• In Super Bowl 51, the Atlanta Falcons had a 28-3 lead, with 2:12 left in the 3rd Their victory was a sure thing.

 

  • During World War II, the German Army was within 12 miles of Moscow and took 3.3 million prisoners of war. Their victory on the eastern front was a sure thing.

 

  • Man-made global warming was going to render the north pole ice-less by the summer of 2013. It was a sure thing, just ask Al Gore.

 

I love a good sure thing more than anyone. One can’t help but crave sure things. There is comfort that comes from knowing, for sure, that things are going to be fine. As we get older, we learn that sure things are an impossibility. It’s called life and in life, the unpredictable happens (good and bad).

 

Tim Ferris had a great quote; “People will choose unhappiness over uncertainty.” This sits on my mind when we interact with employers who are under the false impression that despite the incredibly large expense of their group health plan, they have certainty, predictability, and stability that being with a flagship carrier brings.

 

I get the sense that employers have resolved that all health plans stink, health insurance for employees is ridiculously expensive, and they should just “embrace the suck.” I think “big healthcare” recognizes and plays off the proclivity of people choosing unhappiness over uncertainty. They are just exploiting what they see in the market as a desire for comfort in brand names.

 

If you have group coverage with one of the big 5 carriers, whether you are fully insured or self-funded, one of the tactics that the sales agent sold you on was their size and stability. They are selling you on the false premise of certainty; if you just pay your premium, however large it might be, the insurer/administrator will take care of everything.

 

Think about what you are missing when you resign yourself to that. You are missing the opportunity to be a hero for your employees. You’re closing the door to real price shopping and offering a value proposition to the people who are partially funding your group plan; the employees themselves.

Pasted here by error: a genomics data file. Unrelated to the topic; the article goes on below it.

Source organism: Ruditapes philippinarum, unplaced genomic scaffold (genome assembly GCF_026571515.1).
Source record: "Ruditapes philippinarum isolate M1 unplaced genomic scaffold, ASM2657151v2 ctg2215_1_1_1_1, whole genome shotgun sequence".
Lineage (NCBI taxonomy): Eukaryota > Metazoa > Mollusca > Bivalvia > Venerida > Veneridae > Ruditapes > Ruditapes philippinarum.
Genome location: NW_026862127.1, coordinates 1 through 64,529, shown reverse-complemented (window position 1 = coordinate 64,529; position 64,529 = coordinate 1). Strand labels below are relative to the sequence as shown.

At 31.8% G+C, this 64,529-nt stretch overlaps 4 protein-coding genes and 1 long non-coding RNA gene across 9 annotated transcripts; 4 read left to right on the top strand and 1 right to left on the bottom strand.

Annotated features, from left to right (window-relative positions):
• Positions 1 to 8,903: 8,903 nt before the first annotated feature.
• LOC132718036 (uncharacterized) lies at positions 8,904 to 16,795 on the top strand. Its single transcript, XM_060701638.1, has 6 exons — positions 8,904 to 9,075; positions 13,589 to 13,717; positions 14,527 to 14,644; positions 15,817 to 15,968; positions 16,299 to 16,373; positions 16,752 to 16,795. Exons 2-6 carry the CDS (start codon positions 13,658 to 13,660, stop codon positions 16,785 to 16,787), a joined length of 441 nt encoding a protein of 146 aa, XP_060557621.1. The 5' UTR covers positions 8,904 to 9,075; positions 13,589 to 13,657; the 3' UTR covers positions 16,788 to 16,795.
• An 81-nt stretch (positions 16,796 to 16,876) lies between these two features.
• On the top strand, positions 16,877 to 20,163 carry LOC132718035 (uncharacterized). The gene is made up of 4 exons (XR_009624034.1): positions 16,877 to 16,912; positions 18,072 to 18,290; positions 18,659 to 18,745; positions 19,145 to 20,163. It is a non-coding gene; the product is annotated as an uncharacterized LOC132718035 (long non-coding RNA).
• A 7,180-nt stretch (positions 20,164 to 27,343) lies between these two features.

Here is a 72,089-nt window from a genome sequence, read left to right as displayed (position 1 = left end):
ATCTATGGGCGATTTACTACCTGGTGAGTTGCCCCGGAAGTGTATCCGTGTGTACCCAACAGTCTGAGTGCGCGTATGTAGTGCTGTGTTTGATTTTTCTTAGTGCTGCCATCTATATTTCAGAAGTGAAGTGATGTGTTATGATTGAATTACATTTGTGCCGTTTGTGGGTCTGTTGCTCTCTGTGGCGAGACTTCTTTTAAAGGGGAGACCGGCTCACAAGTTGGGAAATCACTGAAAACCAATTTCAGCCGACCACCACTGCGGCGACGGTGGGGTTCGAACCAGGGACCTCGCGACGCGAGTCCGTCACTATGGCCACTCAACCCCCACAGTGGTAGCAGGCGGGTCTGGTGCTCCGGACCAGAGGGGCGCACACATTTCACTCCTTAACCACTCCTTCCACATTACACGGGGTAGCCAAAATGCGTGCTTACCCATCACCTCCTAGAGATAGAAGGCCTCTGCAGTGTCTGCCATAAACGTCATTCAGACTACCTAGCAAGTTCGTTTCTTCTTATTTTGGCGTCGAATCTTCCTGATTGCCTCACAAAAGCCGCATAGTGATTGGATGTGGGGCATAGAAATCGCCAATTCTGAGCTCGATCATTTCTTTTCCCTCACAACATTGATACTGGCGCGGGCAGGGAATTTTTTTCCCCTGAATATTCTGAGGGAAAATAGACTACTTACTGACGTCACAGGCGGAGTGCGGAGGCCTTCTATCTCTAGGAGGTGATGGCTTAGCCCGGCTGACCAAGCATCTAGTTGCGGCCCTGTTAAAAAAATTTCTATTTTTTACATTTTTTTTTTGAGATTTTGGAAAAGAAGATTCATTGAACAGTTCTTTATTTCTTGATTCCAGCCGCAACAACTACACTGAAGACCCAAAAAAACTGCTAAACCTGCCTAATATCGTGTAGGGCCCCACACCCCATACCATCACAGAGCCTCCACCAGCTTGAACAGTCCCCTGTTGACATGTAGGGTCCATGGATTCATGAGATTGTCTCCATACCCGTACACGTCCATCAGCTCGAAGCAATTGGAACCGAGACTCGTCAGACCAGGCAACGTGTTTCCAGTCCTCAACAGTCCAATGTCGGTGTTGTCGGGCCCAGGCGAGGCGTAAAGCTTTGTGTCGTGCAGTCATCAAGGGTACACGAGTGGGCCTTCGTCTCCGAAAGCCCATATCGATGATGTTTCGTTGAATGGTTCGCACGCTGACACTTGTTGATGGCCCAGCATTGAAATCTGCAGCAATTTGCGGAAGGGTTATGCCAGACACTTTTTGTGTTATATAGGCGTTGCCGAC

It turns out that real, cash prices, outside the carrier network contracts, are often better than what your employees are accessing when using their high-cost insurance plan!

 

We have seen several examples of real prices being less than the “in-network” amount. The latest example was a CT scan that in-network was over $1300, while outside the network on a cash basis was only $350. The $1300 was the known price. Per the insurance contract, it was the easy button. The $350 was the unknown. It took some time and engagement with the employee, but once we found it, the relief and happiness experienced from the employer and the employee provided satisfaction and appreciation from all. That’s providing true benefits, not just insurance to employees.

 

Everyone loves an underdog and a good comeback story. Seeing my team overcome a 25 point deficit when a loss was a certainty, the allies defeating Nazi Germany after it seemed doubtful that anyone could, and currently requiring an ice-breaker to reach the north pole are all more satisfying when it was all but a sure thing that none of those things were going to happen.

 

Embracing a responsible degree of uncertainty in business, especially when it comes to HR and benefits, often proves to be a rewarding experience and an opportunity to take care of those who are responsible for taking care of your business.